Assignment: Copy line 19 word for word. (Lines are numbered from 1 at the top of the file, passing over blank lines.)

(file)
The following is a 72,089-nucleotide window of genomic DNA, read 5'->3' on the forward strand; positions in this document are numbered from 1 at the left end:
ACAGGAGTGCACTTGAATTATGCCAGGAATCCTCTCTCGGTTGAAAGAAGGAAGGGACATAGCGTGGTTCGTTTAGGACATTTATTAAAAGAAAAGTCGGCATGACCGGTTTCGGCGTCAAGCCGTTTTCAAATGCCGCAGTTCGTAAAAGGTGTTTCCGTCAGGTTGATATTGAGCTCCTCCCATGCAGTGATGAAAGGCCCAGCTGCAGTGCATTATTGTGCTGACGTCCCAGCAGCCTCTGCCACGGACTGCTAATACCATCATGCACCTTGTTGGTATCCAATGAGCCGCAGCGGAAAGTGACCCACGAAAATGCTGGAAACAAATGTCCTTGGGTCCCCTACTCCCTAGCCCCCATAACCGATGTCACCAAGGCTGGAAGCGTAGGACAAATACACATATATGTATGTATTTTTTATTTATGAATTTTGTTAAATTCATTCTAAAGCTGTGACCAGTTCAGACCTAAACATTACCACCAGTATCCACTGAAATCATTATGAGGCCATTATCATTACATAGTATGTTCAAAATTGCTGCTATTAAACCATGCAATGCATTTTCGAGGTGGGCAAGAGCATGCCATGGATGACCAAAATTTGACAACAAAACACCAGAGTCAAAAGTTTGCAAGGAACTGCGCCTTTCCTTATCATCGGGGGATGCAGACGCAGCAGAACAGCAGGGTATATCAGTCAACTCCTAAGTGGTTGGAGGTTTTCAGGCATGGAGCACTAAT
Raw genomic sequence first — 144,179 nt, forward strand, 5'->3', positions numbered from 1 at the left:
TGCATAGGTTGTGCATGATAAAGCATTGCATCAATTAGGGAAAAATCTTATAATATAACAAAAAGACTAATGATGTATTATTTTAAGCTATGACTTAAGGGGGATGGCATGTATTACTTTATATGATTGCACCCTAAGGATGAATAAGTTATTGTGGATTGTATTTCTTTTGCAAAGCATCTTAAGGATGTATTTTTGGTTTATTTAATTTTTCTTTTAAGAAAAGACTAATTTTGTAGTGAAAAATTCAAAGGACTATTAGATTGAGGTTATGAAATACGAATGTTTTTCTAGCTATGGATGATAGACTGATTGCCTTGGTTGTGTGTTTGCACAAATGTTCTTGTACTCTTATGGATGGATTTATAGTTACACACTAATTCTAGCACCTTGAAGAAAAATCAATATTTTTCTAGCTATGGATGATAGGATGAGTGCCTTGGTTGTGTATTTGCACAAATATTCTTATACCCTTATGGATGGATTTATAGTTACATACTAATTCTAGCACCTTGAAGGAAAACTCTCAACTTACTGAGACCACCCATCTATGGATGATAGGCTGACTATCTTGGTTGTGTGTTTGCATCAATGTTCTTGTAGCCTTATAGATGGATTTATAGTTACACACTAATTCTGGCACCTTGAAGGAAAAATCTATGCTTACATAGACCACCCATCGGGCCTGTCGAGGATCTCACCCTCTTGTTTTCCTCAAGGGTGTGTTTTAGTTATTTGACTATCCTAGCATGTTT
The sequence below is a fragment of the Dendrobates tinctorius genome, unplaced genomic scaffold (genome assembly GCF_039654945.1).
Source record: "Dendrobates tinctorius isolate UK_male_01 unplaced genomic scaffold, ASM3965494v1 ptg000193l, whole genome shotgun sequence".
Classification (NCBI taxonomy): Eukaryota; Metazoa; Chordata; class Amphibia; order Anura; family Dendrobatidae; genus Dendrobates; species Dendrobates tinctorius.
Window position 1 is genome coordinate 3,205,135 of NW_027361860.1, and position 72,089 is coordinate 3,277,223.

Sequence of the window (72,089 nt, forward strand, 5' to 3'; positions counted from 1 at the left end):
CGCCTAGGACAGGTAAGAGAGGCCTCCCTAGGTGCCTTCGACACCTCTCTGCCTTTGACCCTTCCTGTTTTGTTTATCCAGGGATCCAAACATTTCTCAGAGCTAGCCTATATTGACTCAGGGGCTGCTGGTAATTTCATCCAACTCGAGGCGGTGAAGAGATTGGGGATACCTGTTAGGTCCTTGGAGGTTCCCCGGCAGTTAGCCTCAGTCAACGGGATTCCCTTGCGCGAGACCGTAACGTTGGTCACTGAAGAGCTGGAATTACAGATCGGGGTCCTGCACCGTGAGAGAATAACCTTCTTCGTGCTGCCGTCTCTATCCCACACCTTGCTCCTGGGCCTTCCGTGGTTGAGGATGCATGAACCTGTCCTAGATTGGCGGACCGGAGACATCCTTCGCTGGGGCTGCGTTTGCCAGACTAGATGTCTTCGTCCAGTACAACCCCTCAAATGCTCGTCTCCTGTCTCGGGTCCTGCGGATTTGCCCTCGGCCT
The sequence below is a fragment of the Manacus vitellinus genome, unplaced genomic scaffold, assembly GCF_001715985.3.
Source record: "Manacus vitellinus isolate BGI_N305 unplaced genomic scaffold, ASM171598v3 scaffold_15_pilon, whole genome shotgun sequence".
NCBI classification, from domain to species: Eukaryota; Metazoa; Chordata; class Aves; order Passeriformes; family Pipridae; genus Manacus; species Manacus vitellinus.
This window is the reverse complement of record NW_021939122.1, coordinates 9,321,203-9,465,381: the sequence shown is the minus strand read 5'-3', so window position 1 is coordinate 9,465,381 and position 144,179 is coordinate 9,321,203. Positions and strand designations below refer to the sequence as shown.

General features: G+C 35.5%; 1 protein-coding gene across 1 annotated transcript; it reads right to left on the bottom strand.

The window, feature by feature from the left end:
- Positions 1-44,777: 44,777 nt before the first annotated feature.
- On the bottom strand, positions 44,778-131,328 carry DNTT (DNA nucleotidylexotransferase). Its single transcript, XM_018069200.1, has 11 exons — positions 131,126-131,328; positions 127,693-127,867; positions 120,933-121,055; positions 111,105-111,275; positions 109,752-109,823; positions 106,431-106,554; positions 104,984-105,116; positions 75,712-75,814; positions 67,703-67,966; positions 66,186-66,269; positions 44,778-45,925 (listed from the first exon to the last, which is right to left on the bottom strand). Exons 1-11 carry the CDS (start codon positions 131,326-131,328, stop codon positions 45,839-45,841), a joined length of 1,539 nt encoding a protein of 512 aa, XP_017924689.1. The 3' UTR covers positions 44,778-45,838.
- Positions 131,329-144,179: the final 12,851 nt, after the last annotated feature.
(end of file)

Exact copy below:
- Positions 131,329-144,179: the final 12,851 nt, after the last annotated feature.